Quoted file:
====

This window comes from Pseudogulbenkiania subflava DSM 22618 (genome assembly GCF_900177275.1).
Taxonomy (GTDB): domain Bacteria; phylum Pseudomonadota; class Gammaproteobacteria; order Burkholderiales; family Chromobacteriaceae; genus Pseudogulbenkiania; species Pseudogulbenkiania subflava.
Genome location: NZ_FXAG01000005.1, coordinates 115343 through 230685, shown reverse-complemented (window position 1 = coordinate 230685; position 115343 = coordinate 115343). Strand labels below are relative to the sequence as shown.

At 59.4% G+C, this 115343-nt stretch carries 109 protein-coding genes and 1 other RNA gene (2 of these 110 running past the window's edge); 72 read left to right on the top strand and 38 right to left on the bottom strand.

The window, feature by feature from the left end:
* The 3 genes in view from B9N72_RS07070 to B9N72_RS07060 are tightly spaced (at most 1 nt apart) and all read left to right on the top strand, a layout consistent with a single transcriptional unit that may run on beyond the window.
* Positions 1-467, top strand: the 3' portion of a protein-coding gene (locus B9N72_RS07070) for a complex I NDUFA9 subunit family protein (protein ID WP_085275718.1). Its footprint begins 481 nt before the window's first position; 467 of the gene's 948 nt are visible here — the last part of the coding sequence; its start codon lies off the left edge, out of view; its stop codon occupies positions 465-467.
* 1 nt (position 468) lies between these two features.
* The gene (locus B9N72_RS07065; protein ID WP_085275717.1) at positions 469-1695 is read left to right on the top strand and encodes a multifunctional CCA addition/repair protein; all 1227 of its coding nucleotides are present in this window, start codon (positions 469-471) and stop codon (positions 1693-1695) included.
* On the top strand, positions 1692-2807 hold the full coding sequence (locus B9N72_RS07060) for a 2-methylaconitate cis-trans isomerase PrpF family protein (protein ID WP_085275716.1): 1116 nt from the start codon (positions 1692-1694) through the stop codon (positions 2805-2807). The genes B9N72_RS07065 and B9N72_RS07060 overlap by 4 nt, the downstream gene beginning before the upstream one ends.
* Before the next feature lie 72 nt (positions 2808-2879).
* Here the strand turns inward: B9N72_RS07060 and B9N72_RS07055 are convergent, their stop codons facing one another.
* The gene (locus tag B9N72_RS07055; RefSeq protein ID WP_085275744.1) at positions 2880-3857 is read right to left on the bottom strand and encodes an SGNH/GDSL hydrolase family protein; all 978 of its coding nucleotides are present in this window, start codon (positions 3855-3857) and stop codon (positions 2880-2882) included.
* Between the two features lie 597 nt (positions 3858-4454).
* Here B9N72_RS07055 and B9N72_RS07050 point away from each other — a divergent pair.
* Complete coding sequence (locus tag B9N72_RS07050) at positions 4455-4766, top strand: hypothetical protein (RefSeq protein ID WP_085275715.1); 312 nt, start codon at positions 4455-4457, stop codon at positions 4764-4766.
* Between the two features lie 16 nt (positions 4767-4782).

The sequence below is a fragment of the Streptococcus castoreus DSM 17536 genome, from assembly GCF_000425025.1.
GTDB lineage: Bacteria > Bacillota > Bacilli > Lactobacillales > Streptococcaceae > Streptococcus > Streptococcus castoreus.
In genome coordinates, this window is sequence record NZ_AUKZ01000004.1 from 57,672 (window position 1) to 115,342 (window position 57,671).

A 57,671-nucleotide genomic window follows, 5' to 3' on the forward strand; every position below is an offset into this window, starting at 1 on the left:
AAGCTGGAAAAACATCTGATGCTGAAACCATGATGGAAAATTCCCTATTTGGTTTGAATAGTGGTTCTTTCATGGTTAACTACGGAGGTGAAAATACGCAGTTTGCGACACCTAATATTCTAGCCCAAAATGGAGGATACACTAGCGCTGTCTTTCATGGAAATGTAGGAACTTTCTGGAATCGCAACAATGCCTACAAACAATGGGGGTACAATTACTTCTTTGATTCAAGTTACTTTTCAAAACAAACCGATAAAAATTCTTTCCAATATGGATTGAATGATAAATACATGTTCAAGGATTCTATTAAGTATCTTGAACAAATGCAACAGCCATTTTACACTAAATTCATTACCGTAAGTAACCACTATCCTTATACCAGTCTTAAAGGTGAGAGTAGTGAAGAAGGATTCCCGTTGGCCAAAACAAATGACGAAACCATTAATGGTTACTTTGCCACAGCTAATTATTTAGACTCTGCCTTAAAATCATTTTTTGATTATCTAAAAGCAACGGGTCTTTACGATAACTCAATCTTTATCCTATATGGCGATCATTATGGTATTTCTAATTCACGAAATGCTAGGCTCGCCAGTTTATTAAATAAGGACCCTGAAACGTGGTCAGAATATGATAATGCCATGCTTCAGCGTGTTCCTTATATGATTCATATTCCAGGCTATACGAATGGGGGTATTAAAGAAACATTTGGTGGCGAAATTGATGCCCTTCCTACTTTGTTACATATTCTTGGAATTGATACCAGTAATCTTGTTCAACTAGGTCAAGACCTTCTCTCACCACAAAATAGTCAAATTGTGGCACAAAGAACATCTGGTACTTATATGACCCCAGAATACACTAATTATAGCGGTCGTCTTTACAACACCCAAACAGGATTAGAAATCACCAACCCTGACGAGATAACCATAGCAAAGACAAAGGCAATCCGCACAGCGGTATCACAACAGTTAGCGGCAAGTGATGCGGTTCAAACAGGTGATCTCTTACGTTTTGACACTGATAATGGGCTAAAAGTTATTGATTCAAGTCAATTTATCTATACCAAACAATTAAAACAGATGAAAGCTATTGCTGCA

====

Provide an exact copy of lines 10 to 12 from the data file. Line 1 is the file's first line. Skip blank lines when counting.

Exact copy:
* On the top strand, positions 1692-2807 hold the full coding sequence (locus B9N72_RS07060) for a 2-methylaconitate cis-trans isomerase PrpF family protein (protein ID WP_085275716.1): 1116 nt from the start codon (positions 1692-1694) through the stop codon (positions 2805-2807). The genes B9N72_RS07065 and B9N72_RS07060 overlap by 4 nt, the downstream gene beginning before the upstream one ends.
* Before the next feature lie 72 nt (positions 2808-2879).
* Here the strand turns inward: B9N72_RS07060 and B9N72_RS07055 are convergent, their stop codons facing one another.